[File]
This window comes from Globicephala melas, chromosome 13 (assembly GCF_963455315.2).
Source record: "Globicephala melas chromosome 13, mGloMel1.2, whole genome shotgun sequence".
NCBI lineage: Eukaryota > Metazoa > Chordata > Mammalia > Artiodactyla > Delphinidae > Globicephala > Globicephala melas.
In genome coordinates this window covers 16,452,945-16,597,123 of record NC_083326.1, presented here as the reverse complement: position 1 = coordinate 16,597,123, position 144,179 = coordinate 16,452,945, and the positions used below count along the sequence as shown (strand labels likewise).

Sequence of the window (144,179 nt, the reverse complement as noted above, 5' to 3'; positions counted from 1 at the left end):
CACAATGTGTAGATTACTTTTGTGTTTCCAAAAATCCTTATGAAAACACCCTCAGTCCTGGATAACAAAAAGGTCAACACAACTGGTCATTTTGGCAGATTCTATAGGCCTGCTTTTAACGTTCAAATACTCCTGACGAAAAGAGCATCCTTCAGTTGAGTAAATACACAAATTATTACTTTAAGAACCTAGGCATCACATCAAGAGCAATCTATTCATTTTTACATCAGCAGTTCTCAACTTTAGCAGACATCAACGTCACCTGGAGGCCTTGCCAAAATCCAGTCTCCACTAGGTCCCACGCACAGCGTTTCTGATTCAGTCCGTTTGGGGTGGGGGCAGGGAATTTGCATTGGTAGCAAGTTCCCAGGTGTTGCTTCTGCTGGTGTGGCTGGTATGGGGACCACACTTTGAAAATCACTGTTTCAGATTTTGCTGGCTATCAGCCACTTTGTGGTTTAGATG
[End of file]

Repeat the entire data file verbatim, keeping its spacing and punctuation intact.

This window comes from Globicephala melas, chromosome 13 (assembly GCF_963455315.2).
Source record: "Globicephala melas chromosome 13, mGloMel1.2, whole genome shotgun sequence".
NCBI lineage: Eukaryota > Metazoa > Chordata > Mammalia > Artiodactyla > Delphinidae > Globicephala > Globicephala melas.
In genome coordinates this window covers 16,452,945-16,597,123 of record NC_083326.1, presented here as the reverse complement: position 1 = coordinate 16,597,123, position 144,179 = coordinate 16,452,945, and the positions used below count along the sequence as shown (strand labels likewise).

Sequence of the window (144,179 nt, the reverse complement as noted above, 5' to 3'; positions counted from 1 at the left end):
CACAATGTGTAGATTACTTTTGTGTTTCCAAAAATCCTTATGAAAACACCCTCAGTCCTGGATAACAAAAAGGTCAACACAACTGGTCATTTTGGCAGATTCTATAGGCCTGCTTTTAACGTTCAAATACTCCTGACGAAAAGAGCATCCTTCAGTTGAGTAAATACACAAATTATTACTTTAAGAACCTAGGCATCACATCAAGAGCAATCTATTCATTTTTACATCAGCAGTTCTCAACTTTAGCAGACATCAACGTCACCTGGAGGCCTTGCCAAAATCCAGTCTCCACTAGGTCCCACGCACAGCGTTTCTGATTCAGTCCGTTTGGGGTGGGGGCAGGGAATTTGCATTGGTAGCAAGTTCCCAGGTGTTGCTTCTGCTGGTGTGGCTGGTATGGGGACCACACTTTGAAAATCACTGTTTCAGATTTTGCTGGCTATCAGCCACTTTGTGGTTTAGATG